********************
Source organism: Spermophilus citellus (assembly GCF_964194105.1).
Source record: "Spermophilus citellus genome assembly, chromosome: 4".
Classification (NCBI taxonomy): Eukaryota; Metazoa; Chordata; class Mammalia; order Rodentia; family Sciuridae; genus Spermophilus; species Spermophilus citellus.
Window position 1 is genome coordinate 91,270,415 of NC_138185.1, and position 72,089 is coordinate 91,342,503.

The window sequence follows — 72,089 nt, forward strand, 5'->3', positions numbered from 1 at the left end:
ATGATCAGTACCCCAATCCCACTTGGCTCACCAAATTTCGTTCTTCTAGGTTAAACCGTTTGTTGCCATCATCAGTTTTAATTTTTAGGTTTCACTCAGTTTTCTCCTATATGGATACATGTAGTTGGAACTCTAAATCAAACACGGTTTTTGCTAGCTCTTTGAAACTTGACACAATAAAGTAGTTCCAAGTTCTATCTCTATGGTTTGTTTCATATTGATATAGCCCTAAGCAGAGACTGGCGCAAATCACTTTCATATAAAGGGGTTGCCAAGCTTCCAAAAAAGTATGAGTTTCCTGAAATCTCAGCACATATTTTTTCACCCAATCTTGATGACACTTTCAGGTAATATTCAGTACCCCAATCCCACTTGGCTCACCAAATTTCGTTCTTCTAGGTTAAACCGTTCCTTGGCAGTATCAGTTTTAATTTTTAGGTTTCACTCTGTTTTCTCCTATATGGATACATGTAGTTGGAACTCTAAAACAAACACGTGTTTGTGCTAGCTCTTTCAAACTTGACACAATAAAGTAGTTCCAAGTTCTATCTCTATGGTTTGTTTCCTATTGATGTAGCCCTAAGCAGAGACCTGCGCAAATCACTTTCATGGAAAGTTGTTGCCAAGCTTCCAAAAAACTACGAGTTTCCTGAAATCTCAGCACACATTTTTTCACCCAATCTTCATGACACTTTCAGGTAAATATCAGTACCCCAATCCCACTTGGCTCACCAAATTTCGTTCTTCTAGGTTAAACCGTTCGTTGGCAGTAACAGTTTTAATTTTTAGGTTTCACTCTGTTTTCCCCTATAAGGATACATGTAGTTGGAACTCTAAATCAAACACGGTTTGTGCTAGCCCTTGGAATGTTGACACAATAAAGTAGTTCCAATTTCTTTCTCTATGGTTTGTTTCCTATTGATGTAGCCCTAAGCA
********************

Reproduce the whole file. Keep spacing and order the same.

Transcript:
Source organism: Spermophilus citellus (assembly GCF_964194105.1).
Source record: "Spermophilus citellus genome assembly, chromosome: 4".
Classification (NCBI taxonomy): Eukaryota; Metazoa; Chordata; class Mammalia; order Rodentia; family Sciuridae; genus Spermophilus; species Spermophilus citellus.
Window position 1 is genome coordinate 91,270,415 of NC_138185.1, and position 72,089 is coordinate 91,342,503.

The window sequence follows — 72,089 nt, forward strand, 5'->3', positions numbered from 1 at the left end:
ATGATCAGTACCCCAATCCCACTTGGCTCACCAAATTTCGTTCTTCTAGGTTAAACCGTTTGTTGCCATCATCAGTTTTAATTTTTAGGTTTCACTCAGTTTTCTCCTATATGGATACATGTAGTTGGAACTCTAAATCAAACACGGTTTTTGCTAGCTCTTTGAAACTTGACACAATAAAGTAGTTCCAAGTTCTATCTCTATGGTTTGTTTCATATTGATATAGCCCTAAGCAGAGACTGGCGCAAATCACTTTCATATAAAGGGGTTGCCAAGCTTCCAAAAAAGTATGAGTTTCCTGAAATCTCAGCACATATTTTTTCACCCAATCTTGATGACACTTTCAGGTAATATTCAGTACCCCAATCCCACTTGGCTCACCAAATTTCGTTCTTCTAGGTTAAACCGTTCCTTGGCAGTATCAGTTTTAATTTTTAGGTTTCACTCTGTTTTCTCCTATATGGATACATGTAGTTGGAACTCTAAAACAAACACGTGTTTGTGCTAGCTCTTTCAAACTTGACACAATAAAGTAGTTCCAAGTTCTATCTCTATGGTTTGTTTCCTATTGATGTAGCCCTAAGCAGAGACCTGCGCAAATCACTTTCATGGAAAGTTGTTGCCAAGCTTCCAAAAAACTACGAGTTTCCTGAAATCTCAGCACACATTTTTTCACCCAATCTTCATGACACTTTCAGGTAAATATCAGTACCCCAATCCCACTTGGCTCACCAAATTTCGTTCTTCTAGGTTAAACCGTTCGTTGGCAGTAACAGTTTTAATTTTTAGGTTTCACTCTGTTTTCCCCTATAAGGATACATGTAGTTGGAACTCTAAATCAAACACGGTTTGTGCTAGCCCTTGGAATGTTGACACAATAAAGTAGTTCCAATTTCTTTCTCTATGGTTTGTTTCCTATTGATGTAGCCCTAAGCA